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Brake, J; Faust, M A; Stein, J, 2003, Evaluation of transgenic event Bt11 hybrid corn in broiler chickens., Poultry Science, 82(4):551-9, Brake, J; Faust, M A; Stein, J2003Evaluation of transgenic event Bt11 hybrid corn in broiler chickens.Poultry Science82(4):551-912710473http://www.ncbi.nlm.nih.gov/pubmed/12710473/yesA feeding study evaluated whether standard broiler diets prepared with grain derived from Syngenta Seeds NK Brand Bacillus thuringiensis (Bt) Corn hybrids had any adverse effects on male or female broiler chickens. Four kinds of corn grain were used in this study: (1) grain from the Bt-expressing field corn hybrid N7070Bt, (2) grain from the N7070Bt hybrid that had been sprayed with Liberty brand herbicide (glufosinate) according to manufacturer's instructions (N7070Bt + Liberty), (3) grain from standard N7070 (non-Bt isoline of N707OBt) grain, and (4) a lot of North Carolina grown grain from the 2000 growing season (NC2000). The amino acid balance for the four lots of corn was similar relative to their crude protein content; however, the NC2000 corn had higher protein content. Diets with the higher protein NC2000 season corn were amended with a combination of sand, ground cardboard (Solka Floc), and poultry fat so that the metabolizable energy and crude protein content of the diluted diets would be similar to that of the isoline and transgenic diets. Growth of broilers was excellent with males being significantly heavier than females (2,497 g vs. 2,103 g) at 42 d of age. BW of live birds at 42 d was within 26 g for the three treatment groups fed corn that was from the same genetic background, i.e., the two Bt transgenic groups (N7070Bt, N7070Bt + Liberty), and the non-Bt N7070 isoline corn group, while BW for the NC2000 group was significantly lower by 93 g. There was no overall corn source effect on feed conversion ratio (FCR) among the isoline and transgenic corn sources to 42 d of age, but FCR was poorer for broilers consuming the commercial NC2000 corn. There was no overall effect of corn source on survivability to 42 d. Carcass analysis at 48 d demonstrated no differences in percentage carcass yield due to corn source among males and females. The transgenic N7070Bt and N7070Bt + Liberty hybrid diets supported excellent broiler chicken growth with mortality and FCR that were similar to that supported by the N7070 isoline control and better than rates from the commercial NC2000 corn without significant differences among treatment groups in carcass yield. It was clear that the transgenic corn had no deleterious or unintended effects on production traits of broiler chickens in this study.journal articlefeeding studymaizeinsect resistanceBtBt11North CarolinaAnn-Julie Rheaume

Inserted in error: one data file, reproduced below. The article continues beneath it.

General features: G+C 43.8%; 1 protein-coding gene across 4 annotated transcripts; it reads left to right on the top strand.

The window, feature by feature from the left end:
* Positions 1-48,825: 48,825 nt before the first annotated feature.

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Brake, J; Faust, M; Stein, J, 2005, Evaluation of transgenic hybrid corn (VIP3A) in broiler chickens., Poultry Science, 84(3):503-12, Brake, J; Faust, M; Stein, J2005Evaluation of transgenic hybrid corn (VIP3A) in broiler chickens.Poultry Science84(3):503-1215782922http://www.ncbi.nlm.nih.gov/pubmed/15782922/yesA 49-d feeding study evaluated whether standard broiler diets prepared with Syngenta Seeds VIP3A transgenic derived corn grain had any unanticipated adverse effects on male or female broiler chickens as compared with diets prepared with nontransgenic (isoline) control corn grain. Two commercial lots of grain grown in North Carolina during the 1999 (NC 1999) and 2000 (NC 2000) seasons were included for reference purposes. Broiler growth was excellent with males reaching 3466 g and females reaching 2882 g at 49 d of age. Final BW of the VIP3A, isoline, and NC 1999 corn groups were within 21.1 g, whereas the NC 2000 group was 42.4 g lower than the lowest of this group. There was no overall corn source effect on adjusted feed conversion ratio (FCR) or mortality to 49 d of age. Carcass analysis demonstrated no differences in percentage yield due to corn source among males and females other than percentage wings in females. Comprehensive clinical chemical analyses of blood taken from representative birds at 49 d of age showed no differences due to corn sources. The transgenic VIP3A hybrid diets numerically supported the most rapid broiler chicken growth, the second lowest mortality rate and best FCR, without practical differences in carcass yield. The few differences found in this study were not unique to a given corn source but instead appeared to be distributed equally across the diet groups evaluated in the study. Although it was not clear whether small differences in performance were attributable to the transgenic corn per se or were due to possible slight differences in overall composition of the formulated diets, it was clear that the transgenic corn had no deleterious effects on broiler performance and carcass yield in this study.journal articlefeeding studymaizeinsect resistanceNorth CarolinaAnn-Julie Rheaume